HP's Fortify buy puts spotlight on obscure -- but important -- niche

Analysts say moves by tech leaders HP and IBM should boost flagging demand for application security tools

Hewlett-Packard's move this week to buy Fortify software focuses attention on the increasingly important, but still mostly underutilized category of application security products, security experts say.

Privately-held Fortify will provide HP with a set of technologies for on-premise testing of applications through all stages of the development process through deployment.

The planned acquisition complements HP's 2007 purchase SPI Dynamics, a vendor of Web application security products. Fortify will also give HP the means to match IBM's range of static and dynamic analysis tools that help companies test applications during the coding and testing stages, as well as the deployment phase.

The Fortify acquisition is the latest move in efforts by IBM and HP to build competitive application security portfolios mostly via acquisition. HP's purchase of SPI Dynamics for instance, followed IBM's acquisition Web application security vendor Waterfire. And HP's purchase of Fortify follows last year's IBM acquisition of Fortify competor Ounce Labs.

The acquisitions by the two technology giants are lending credibility to an important market segment, said Joshua Corman an analyst with The 451 Group and co-founder of RuggedSoftware.org, a group trying to raise awareness about secure coding practices.

Despite increased hacker attacks at the application level, companies continue to pour most of their security dollars into projects to secure network defenses, Corman said. Of the estimated $50 billion that companies spent on security products and services last year, barely $500 million was spent to shore up application security, he noted.

Corman theorized that IT executives comtinue to lack awareness of a growing need to better secure applications. "Software has become infrastructure, just like cement and steel. But unlike concrete and steel, it's not nearly as reliable," Corman said. "We have just never had a culture that software needs to be not just fast, but also secure."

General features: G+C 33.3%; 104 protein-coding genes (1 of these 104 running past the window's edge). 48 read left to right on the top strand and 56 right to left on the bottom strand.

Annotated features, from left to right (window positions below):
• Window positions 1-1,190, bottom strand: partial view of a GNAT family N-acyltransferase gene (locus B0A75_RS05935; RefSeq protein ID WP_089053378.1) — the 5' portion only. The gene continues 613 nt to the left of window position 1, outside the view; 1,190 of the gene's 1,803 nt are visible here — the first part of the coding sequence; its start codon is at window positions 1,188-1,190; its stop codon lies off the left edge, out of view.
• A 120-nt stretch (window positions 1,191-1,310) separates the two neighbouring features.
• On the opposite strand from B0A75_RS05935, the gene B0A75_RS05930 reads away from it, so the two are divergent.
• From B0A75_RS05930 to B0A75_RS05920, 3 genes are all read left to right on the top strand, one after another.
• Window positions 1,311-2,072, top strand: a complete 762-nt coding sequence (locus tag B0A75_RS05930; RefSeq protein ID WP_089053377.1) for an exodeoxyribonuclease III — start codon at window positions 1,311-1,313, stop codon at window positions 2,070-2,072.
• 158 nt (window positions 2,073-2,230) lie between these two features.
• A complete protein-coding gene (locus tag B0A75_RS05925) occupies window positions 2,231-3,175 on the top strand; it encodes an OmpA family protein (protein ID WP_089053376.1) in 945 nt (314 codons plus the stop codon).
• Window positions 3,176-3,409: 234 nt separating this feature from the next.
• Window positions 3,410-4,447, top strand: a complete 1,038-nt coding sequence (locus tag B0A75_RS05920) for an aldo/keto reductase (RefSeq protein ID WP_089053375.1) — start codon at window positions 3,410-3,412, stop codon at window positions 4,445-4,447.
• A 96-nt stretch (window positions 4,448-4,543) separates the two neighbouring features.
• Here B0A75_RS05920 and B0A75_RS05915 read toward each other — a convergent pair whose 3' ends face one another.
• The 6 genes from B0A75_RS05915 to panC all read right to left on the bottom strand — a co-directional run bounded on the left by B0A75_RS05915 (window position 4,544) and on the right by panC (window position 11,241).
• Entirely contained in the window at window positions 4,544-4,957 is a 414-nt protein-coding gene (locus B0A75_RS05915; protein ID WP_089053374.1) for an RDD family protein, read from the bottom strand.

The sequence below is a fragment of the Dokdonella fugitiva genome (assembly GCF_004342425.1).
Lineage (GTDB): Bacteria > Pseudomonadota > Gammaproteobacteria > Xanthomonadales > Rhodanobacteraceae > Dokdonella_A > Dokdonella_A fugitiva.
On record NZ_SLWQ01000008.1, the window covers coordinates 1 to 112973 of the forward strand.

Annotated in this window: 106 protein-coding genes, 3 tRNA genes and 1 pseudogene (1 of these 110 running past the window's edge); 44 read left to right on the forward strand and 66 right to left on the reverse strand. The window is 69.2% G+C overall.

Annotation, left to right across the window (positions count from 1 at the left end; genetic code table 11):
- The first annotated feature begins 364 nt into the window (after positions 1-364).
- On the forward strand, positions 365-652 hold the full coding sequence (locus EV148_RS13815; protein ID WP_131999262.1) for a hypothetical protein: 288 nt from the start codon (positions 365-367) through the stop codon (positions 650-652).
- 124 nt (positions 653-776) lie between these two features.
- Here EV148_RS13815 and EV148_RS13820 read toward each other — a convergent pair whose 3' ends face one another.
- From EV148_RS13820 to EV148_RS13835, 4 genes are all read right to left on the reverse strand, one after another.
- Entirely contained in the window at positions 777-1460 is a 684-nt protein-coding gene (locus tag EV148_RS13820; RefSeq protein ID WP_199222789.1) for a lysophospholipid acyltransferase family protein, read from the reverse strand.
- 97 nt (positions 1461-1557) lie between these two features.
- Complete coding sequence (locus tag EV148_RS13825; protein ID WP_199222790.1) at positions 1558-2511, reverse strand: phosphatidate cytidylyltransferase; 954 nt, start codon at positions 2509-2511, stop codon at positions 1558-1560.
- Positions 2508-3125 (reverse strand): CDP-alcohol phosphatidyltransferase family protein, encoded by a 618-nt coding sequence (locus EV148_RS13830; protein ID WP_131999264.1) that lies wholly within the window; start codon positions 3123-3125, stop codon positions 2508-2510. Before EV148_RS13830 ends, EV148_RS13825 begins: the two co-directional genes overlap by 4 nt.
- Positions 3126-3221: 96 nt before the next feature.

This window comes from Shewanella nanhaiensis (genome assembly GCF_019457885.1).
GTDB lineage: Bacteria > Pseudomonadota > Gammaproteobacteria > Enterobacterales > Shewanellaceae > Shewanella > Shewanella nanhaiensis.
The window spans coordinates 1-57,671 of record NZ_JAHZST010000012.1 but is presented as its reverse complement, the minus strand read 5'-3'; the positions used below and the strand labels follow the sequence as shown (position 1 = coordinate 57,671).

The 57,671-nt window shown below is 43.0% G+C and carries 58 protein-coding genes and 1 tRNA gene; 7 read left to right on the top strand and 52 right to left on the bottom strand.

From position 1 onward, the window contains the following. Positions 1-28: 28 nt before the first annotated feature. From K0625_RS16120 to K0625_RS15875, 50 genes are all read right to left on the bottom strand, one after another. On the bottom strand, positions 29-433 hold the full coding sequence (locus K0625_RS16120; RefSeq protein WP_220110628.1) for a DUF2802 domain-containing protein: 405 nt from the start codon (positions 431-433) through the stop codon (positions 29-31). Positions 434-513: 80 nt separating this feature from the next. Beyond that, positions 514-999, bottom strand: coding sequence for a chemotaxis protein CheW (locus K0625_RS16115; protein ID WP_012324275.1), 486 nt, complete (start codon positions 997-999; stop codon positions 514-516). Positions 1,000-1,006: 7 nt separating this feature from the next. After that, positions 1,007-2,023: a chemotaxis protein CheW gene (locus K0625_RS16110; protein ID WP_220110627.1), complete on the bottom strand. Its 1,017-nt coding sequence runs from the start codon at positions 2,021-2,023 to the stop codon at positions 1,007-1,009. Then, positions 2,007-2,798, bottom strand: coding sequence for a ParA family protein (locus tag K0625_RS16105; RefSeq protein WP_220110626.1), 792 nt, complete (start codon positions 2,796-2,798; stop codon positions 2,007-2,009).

Another reason for the slow adoption of application security products has been confusion about how best to use them. Some vendors maintain that the tools should be used to scan every line of code to identify vulnerabilities throughout application development projects. Others argue that the tools are best used to identify and fix problems on executable code.

Corman said that having tools available from both HP and IBM should lead to more enterprise investments in such technologies. "Very few companies will adopt technologies from small vendors in a nascent market," he said.

"What (IBM and HP) are saying is, there is a time and place for every technique," said Pete Lindstrom, an analyst with Spire Security. The moves show that "there is good value in both interactive and static tools for various reasons," he added.

The investments by HP and IBM in application security products and highlight the importance that these vendors are attaching to this space, said Dave Peterson, chief marketing officer at Coverity, a maker of security tools. "We look at it as a validation that software integrity has a home in the software development lifecycle," he said.

Join the newsletter!

Error: Please check your email address.
Rocket to Success - Your 10 Tips for Smarter ERP System Selection

Tags securityIBMHewlett-PackardThe 451 GroupOunce Labs

Keep up with the latest tech news, reviews and previews by subscribing to the Good Gear Guide newsletter.

Jaikumar Vijayan

Computerworld (US)
Show Comments

Cool Tech

SanDisk MicroSDXC™ for Nintendo® Switch™

Learn more >

Breitling Superocean Heritage Chronographe 44

Learn more >

Toys for Boys

Family Friendly

Panasonic 4K UHD Blu-Ray Player and Full HD Recorder with Netflix - UBT1GL-K

Learn more >

Stocking Stuffer

Razer DeathAdder Expert Ergonomic Gaming Mouse

Learn more >

Christmas Gift Guide

Click for more ›

Most Popular Reviews

Latest Articles

Resources

PCW Evaluation Team

Edwina Hargreaves

WD My Cloud Home

I would recommend this device for families and small businesses who want one safe place to store all their important digital content and a way to easily share it with friends, family, business partners, or customers.

Walid Mikhael

Brother QL-820NWB Professional Label Printer

It’s easy to set up, it’s compact and quiet when printing and to top if off, the print quality is excellent. This is hands down the best printer I’ve used for printing labels.

Ben Ramsden

Sharp PN-40TC1 Huddle Board

Brainstorming, innovation, problem solving, and negotiation have all become much more productive and valuable if people can easily collaborate in real time with minimal friction.

Sarah Ieroianni

Brother QL-820NWB Professional Label Printer

The print quality also does not disappoint, it’s clear, bold, doesn’t smudge and the text is perfectly sized.

Ratchada Dunn

Sharp PN-40TC1 Huddle Board

The Huddle Board’s built in program; Sharp Touch Viewing software allows us to easily manipulate and edit our documents (jpegs and PDFs) all at the same time on the dashboard.

George Khoury

Sharp PN-40TC1 Huddle Board

The biggest perks for me would be that it comes with easy to use and comprehensive programs that make the collaboration process a whole lot more intuitive and organic

Featured Content

Product Launch Showcase

Latest Jobs

Don’t have an account? Sign up here

Don't have an account? Sign up now

Forgot password?